Gendering Rebel Legitimacy in Civil War (book project in progress)

My book manuscript asks how women’s participation in rebellion affects conflict outcomes.  I argue that gender can fundamentally shape organizational strategies and rebels’ engagement with core constituent audiences to advance their cause, and thus I call attention to the ways in which women offer strategic benefits to rebel groups. I contend that women’s participation can legitimize rebellion, helping de-fang violent actors by integrating them into local communities and making them appear less like fringe extremists and more like broad movements rising up against oppressive states. I suggest that women's participation consequently contributes to improved tangible outcomes during conflict and shapes internal and external perceptions of political violence.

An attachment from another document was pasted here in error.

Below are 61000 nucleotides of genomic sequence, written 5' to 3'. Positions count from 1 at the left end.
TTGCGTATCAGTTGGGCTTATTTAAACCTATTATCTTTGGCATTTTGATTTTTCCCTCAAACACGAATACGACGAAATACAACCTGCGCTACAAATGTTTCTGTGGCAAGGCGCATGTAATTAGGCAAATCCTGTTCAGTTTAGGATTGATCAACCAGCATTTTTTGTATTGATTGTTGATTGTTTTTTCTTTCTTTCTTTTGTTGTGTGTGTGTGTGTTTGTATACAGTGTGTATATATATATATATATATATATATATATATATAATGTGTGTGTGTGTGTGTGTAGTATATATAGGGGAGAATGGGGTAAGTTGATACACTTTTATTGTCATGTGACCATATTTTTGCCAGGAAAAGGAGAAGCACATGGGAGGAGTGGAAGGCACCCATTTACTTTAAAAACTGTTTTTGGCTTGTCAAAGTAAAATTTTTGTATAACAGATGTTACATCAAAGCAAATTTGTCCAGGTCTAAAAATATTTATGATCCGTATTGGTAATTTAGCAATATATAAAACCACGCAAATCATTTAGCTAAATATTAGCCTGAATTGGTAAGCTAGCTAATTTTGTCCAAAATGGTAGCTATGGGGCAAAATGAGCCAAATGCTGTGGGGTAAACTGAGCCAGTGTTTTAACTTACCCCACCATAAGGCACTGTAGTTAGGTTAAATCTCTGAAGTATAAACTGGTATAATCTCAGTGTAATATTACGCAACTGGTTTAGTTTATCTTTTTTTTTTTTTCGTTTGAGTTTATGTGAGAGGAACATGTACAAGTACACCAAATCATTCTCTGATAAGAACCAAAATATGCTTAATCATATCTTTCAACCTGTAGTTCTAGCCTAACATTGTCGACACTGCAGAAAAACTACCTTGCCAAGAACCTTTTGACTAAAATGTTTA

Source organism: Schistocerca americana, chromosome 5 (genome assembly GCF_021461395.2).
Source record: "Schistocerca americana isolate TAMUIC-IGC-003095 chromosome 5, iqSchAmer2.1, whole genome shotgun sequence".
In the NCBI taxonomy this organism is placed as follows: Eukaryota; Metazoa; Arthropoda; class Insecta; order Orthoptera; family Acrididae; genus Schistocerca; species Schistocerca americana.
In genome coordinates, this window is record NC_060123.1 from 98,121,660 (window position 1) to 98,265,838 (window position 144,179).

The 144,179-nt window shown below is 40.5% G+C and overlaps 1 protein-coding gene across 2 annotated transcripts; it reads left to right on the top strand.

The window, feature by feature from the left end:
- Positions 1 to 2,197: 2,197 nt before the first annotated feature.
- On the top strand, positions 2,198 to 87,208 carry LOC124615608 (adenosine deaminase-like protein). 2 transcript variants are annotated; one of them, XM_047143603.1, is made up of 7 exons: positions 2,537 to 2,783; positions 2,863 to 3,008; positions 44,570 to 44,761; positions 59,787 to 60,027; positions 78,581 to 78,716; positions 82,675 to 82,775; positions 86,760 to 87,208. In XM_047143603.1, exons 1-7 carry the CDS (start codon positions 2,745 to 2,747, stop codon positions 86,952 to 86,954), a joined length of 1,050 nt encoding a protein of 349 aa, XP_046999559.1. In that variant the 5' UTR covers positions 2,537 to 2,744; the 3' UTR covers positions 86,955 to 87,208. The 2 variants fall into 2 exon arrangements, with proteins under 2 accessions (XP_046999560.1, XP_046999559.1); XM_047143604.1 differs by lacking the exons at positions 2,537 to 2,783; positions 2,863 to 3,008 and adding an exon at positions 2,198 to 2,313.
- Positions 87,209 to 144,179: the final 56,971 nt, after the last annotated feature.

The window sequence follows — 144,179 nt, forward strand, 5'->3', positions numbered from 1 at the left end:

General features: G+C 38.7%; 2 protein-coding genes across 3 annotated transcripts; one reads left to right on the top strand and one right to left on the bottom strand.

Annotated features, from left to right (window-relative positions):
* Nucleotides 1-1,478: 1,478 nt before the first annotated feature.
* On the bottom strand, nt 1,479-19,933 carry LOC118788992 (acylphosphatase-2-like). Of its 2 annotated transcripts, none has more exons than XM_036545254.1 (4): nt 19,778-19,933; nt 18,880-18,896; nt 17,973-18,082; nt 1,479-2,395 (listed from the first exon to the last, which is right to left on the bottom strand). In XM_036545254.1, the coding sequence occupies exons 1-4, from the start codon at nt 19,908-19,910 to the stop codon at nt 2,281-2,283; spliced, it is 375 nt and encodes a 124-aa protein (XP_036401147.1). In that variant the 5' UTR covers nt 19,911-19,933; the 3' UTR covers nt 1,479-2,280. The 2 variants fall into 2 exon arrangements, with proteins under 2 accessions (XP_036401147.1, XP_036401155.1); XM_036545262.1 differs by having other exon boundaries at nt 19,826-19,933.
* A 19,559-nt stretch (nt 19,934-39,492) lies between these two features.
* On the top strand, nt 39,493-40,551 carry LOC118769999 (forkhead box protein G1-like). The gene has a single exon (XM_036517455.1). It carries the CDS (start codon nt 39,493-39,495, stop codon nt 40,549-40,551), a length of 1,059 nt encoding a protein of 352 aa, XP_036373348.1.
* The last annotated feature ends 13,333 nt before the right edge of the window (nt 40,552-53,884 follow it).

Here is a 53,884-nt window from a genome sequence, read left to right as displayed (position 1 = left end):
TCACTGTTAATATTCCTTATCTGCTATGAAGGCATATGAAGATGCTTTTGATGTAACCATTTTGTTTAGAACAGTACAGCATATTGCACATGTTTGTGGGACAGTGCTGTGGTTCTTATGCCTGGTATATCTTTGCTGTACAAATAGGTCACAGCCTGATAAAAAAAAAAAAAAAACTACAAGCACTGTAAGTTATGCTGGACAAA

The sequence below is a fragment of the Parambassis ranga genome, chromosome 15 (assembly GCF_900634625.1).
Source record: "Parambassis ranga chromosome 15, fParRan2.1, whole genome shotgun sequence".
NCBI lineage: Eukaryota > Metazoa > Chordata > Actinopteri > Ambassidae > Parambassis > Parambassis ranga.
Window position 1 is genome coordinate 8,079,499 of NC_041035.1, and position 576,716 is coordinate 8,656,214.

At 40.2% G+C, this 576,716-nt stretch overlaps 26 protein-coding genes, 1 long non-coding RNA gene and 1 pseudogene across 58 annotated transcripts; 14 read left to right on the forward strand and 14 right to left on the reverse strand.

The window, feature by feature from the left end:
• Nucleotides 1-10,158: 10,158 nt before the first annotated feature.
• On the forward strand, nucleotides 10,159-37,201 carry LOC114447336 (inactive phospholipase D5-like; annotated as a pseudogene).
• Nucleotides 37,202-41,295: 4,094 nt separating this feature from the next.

I explore these theoretical arguments in three ways. First, I leverage an original cross-national dataset of women's participation in front-line, auxiliary, and leadership roles in 300 rebel groups to demonstrate that organizations with visible female involvement fare better during war. I highlight the importance not only of combat insurgents, but of women's contributions as couriers, spies, logisticians, and recruiters behind the front-line. Second, I use a novel, cross-national database of over 2,800 visuals from global militant organizations to demonstrate that rebels capitalize on women's participation in their propaganda to build legitimacy and shape narratives among domestic and international audiences. I show how this messaging attempts to reconcile the legitimizing aspects of women's participation with deeply ingrained gender norms proscribing women's involvement in violence. Finally, I explore how women's participation shapes rebel accountability, showing how the same narratives underlying women's participation during conflict influence local and external concepts of participation and responsibility. To this end, I analyze case documents in U.S' prosecutions of Islamic State members and truth and reconciliation commission reports from over 20 civil wars.